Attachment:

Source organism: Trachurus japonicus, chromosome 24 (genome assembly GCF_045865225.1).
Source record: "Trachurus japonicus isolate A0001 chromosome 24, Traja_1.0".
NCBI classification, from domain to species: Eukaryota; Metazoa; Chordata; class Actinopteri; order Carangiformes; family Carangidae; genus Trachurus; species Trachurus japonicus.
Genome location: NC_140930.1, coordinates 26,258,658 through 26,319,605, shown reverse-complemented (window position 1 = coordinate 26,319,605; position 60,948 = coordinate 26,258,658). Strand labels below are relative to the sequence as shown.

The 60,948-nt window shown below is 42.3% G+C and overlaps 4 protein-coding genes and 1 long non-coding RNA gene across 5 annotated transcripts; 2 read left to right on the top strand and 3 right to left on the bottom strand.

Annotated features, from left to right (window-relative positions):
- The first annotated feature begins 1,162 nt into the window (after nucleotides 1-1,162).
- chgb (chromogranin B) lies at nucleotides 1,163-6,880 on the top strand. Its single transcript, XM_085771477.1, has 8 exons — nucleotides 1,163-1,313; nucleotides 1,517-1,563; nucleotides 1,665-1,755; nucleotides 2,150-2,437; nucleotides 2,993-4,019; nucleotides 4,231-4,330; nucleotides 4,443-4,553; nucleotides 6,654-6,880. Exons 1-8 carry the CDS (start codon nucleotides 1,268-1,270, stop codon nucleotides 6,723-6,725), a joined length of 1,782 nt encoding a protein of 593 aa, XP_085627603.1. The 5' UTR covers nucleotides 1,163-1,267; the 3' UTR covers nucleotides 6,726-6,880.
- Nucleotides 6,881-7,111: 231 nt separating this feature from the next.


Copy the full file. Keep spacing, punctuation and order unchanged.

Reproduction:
Source organism: Trachurus japonicus, chromosome 24 (genome assembly GCF_045865225.1).
Source record: "Trachurus japonicus isolate A0001 chromosome 24, Traja_1.0".
NCBI classification, from domain to species: Eukaryota; Metazoa; Chordata; class Actinopteri; order Carangiformes; family Carangidae; genus Trachurus; species Trachurus japonicus.
Genome location: NC_140930.1, coordinates 26,258,658 through 26,319,605, shown reverse-complemented (window position 1 = coordinate 26,319,605; position 60,948 = coordinate 26,258,658). Strand labels below are relative to the sequence as shown.

The 60,948-nt window shown below is 42.3% G+C and overlaps 4 protein-coding genes and 1 long non-coding RNA gene across 5 annotated transcripts; 2 read left to right on the top strand and 3 right to left on the bottom strand.

Annotated features, from left to right (window-relative positions):
- The first annotated feature begins 1,162 nt into the window (after nucleotides 1-1,162).
- chgb (chromogranin B) lies at nucleotides 1,163-6,880 on the top strand. Its single transcript, XM_085771477.1, has 8 exons — nucleotides 1,163-1,313; nucleotides 1,517-1,563; nucleotides 1,665-1,755; nucleotides 2,150-2,437; nucleotides 2,993-4,019; nucleotides 4,231-4,330; nucleotides 4,443-4,553; nucleotides 6,654-6,880. Exons 1-8 carry the CDS (start codon nucleotides 1,268-1,270, stop codon nucleotides 6,723-6,725), a joined length of 1,782 nt encoding a protein of 593 aa, XP_085627603.1. The 5' UTR covers nucleotides 1,163-1,267; the 3' UTR covers nucleotides 6,726-6,880.
- Nucleotides 6,881-7,111: 231 nt separating this feature from the next.